Friday’s missive from Ford, West, and Holmes poured salt in the wound.

“I’m still trying to wrap my head around it,” Calabria told the INDY a few hours after the letter’s release. “These three commissioners do not appear to have [previously] raised any of the objections they have raised.”

“I was disappointed,” Burns echoed. He bristled at the letter’s insinuations. “I consider my ethical reputation the most important thing I have as an attorney. I cannot, I will not, sacrifice that.”

The four Crooked Creek supporters forcefully pushed back against their opponents’ claims—not just about the campaign event but also about the park and the school-funding vote.

For instance, they argue, it might look bad to say that commissioners only gave the school board half of what it asked for in new funding, but that’s misleading. The new funding only accounts for a small portion of the school system’s total request; factor in the whole thing, and they actually gave the school board 97 percent of what it asked for.

They also note—and the primary challengers don’t argue the point—that the previous Republican-led board left the county behind in education funding, and they’ve spent the last three years trying to catch up.

Indeed, the board has raised property taxes every year since the Democrats took over. The county’s contribution to the school system, Burns points out, has increased by nearly a third in that timeframe, and teacher pay is up 41 percent.

The criticism, then, is that they haven’t caught up quickly enough—but Portman worries that if they raise taxes too high, that could give Republicans a window to make a comeback. Then where would schools be?

As for the park, they defend their votes on the merits, arguing that it will be vital for quality of life in this fast-growing section of southern Wake County.

“This is a great project,” says Hutchinson. “It’s no more a golf course than the American Tobacco Trail is a railroad.”

Calabria disputes the notion that the Crooked Creek neighbors got special treatment and chafes at the suggestion that he should have recused himself. The park won’t directly benefit him, he says, and in any event, it will serve the greater good, which in his view obligates him to vote.

Ashley Manstedt, an administrator on the South Wake Park Project Facebook page, says her group’s interactions with the county bely any notion of favoritism.

“We were met with preconceived notions from some of the commissioners and possibly the staff as well,” she writes in an email. “It seemed that they were not going to even give this proposal fair consideration because it was not in keeping with their particular focus or priorities. … Only a large, remarkable effort by residents of southern Wake County to consider the future and plan for the rapid growth the area is facing” made the park a reality.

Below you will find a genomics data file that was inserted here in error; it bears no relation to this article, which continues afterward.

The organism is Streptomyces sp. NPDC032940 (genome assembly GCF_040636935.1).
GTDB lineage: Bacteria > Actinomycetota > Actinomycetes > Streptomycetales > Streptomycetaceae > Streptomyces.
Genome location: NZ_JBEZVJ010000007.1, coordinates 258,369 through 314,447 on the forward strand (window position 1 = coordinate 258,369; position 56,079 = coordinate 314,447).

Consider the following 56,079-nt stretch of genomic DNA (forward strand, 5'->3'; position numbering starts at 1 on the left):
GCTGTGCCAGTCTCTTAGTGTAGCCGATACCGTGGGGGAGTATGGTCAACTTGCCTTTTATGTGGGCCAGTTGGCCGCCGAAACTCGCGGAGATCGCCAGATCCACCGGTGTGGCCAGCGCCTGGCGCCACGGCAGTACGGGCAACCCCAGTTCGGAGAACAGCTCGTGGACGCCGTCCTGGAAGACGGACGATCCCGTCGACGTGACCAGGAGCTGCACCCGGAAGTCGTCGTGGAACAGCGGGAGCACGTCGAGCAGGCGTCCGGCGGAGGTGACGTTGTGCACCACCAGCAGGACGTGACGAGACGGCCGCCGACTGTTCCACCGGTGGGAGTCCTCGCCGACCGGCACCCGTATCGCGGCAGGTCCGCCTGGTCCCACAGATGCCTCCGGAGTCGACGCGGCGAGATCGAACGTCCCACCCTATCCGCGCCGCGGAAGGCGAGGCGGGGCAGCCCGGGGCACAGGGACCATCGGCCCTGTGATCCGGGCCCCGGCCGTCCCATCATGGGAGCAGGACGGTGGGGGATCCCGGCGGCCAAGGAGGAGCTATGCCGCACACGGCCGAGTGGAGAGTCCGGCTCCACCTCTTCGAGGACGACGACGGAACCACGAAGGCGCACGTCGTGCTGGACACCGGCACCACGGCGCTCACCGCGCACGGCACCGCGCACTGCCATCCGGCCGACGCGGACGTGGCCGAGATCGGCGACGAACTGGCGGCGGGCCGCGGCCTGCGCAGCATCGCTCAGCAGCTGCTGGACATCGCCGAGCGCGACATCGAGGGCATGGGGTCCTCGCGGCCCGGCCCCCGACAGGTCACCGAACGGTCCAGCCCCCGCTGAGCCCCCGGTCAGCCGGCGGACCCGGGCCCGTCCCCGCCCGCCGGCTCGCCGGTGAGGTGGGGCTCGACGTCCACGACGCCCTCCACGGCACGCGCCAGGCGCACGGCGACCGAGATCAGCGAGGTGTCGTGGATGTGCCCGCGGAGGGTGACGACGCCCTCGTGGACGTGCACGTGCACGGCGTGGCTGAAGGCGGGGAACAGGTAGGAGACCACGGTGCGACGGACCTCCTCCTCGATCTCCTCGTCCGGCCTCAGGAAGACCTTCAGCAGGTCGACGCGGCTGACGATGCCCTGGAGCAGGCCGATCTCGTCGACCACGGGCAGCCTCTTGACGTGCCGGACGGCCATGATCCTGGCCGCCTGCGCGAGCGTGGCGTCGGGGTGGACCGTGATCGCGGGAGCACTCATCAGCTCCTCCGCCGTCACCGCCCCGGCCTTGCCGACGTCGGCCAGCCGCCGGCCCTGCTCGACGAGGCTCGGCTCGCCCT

Mandstedt also says the letter criticizing the campaign event was misleading—perhaps intentionally so. The public invitation to the event was posted on the SWPP page, which has thousands of followers, many of whom don’t live in Crooked Creek.

“Therefore, it is provably false that Crooked Creek residents were the targeted recipients of that invite, which was the basis for Commissioners Holmes, Ford, and West’s serious accusations against their colleagues,” she writes.

In addition, “this event was not intended to be a traditional ‘fundraising’ event as was unfortunately miscommunicated. This was an event for the sole purpose of inviting the commissioners who voted for the park out to thank them.”

The four commissioners say there’s nothing unseemly about this event. It’s just politics—meeting with supporters and trying to get them to the polls to support you.

“The candidates have not organized the event,” Burns says, “but we certainly support citizens getting actively engaged and offering political support to people they agree with.” He adds: “When you are talking about community meet-and-greets, the primary pitch is for volunteers and votes.”

“Every meet-and-greet I’ve went to involves checks,” Ford deadpans.

Mistrust abounds. Tensions that began brewing with the school-funding debate and boiled over with Crooked Creek debate threaten to tear the board asunder.

“I don’t know,” Calabria says when asked if the letter changed things. “I think you’re right that it has been an extremely collegial board up until this point. I would hate for interpersonal things or differences exaggerated by outside political actors to influence the cohesion of the board.”

He pauses.

“But I really don’t know.”

Contact editor in chief Jeffrey C. Billman by email at, by phone at 919-286-1972, or on Twitter @jeffreybillman.